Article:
In order to ensure flourishing of SMEs, it is necessary to implement all the action plans of the SME Policy. To reduce knowledge gap and boost confidence of SMEs, there is no alternative to capacity building. To accelerate development of the SME sector and carry out the Action Plan, two policy coordination committees would be formed -- one styled National SME Development Council and the other titled National SME Task Force. These committees should evaluate implementation status of the policy on time so that they can take corrective measures quickly if they find any weakness or delay in implementation.
A time-bound action plan is developed based on implementation strategies. There are eight short-term activities to be implemented within a year, 37 medium-term activities to be implemented within 2-3 years, and 37 long-term activities to be implemented within three years. About 36 government and nine non-governmental agencies are assigned to carry out the activities under 11 strategic goals of the SME Policy 2019.
Cluster development is one of the strategies and there is specific action plan for its implementation. In order to ensure sustainability of the clusters, necessary measures should be taken to include them in backward linkage of large industries. It would help them become more competitive. Some clusters are extremely vulnerable and deprived of necessary financial supports. Banks and non-bank financial institut6ions (NBFIs) would provide special financial facilities to those clusters. Clusters too should focus on developing a structured association and linkage among themselves. Micro and cottage enterprises of these clusters will be supported if clusters are developed properly. By adopting latest technology, clusters can improve their productivity and quality.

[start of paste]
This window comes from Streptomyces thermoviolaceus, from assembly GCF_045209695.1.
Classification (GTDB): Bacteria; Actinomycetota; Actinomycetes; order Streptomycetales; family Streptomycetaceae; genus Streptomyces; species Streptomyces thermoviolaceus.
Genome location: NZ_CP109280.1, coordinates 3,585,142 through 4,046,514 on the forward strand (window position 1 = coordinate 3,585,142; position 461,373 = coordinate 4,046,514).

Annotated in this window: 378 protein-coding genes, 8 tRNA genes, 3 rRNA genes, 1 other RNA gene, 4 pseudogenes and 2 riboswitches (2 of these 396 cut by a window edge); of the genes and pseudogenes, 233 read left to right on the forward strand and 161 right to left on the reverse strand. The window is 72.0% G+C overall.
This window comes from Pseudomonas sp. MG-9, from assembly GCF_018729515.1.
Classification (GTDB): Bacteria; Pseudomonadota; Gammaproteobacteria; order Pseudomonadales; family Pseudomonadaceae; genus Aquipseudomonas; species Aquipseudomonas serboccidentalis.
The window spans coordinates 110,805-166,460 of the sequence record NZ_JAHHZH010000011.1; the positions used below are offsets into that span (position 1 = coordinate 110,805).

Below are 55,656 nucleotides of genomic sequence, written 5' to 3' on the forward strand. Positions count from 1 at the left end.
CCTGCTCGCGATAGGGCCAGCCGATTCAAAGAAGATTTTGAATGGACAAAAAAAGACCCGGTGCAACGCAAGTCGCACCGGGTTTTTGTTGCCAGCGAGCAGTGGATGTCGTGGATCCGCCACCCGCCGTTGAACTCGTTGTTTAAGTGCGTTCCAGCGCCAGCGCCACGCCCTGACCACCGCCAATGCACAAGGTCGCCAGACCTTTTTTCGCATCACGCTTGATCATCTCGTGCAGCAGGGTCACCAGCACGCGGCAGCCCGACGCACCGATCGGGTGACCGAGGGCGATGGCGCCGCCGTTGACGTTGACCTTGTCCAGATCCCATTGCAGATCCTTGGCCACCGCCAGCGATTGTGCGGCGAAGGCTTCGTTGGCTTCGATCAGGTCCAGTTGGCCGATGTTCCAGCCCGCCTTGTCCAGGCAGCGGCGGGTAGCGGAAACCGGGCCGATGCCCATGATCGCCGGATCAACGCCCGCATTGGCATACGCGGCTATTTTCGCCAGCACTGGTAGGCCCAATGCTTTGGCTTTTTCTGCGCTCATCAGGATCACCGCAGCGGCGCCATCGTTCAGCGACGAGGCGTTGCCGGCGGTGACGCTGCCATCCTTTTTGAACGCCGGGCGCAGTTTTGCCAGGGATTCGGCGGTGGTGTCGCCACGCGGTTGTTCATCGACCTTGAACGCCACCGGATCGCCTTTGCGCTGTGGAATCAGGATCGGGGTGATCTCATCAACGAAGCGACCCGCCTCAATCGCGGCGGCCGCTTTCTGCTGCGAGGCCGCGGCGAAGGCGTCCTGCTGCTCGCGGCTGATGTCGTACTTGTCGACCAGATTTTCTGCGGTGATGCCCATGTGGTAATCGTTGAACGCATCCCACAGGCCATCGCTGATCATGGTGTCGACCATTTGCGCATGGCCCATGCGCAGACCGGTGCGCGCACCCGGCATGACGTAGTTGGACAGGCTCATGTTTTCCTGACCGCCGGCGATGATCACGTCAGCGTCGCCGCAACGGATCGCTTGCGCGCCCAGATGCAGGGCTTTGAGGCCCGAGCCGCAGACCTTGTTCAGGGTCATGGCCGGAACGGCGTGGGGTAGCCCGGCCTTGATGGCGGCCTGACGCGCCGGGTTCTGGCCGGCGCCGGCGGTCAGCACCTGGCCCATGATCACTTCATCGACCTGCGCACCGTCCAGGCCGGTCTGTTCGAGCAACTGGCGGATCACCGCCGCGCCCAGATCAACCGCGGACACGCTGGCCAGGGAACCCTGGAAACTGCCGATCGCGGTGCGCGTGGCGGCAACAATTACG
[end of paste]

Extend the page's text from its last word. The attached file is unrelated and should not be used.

BSCIC and SMEF need to maintain a linkage with Bangladesh Bank and other financial organisations to support SMEs. The policy for supporting cottage and micro enterprises should be different, as formalities and documentation requirement would need to be different for a small amount of loan. BSCIC and SMEF could contribute to identifying large and medium enterprises/ entities/NGOs that may procure from cottage, micro and small enterprises so that a tripartite arrangement can be put in place for facilitating financial inclusion of cottage and micro enterprises. In that respect, Bangladesh Bank can introduce a refinancing scheme to address the credit risk concerns of banks and financial institutions.
According to UN statistics, there are 420-510 million small and medium businesses worldwide. The SMEs represent 99 per cent of all businesses and account for 85 per cent of new jobs created in the last five years. CMSEs or SMEs can be a good contributor to creating new jobs and implementation of SME Policy 2019 is important. There could be special treatment for cottage and micro enterprises so that nurturing of these sector are not deserted.
Ferdaus Ara Begum is CEO at BUILD, a PPD Platform supported by DCCI, MCCI and CCCI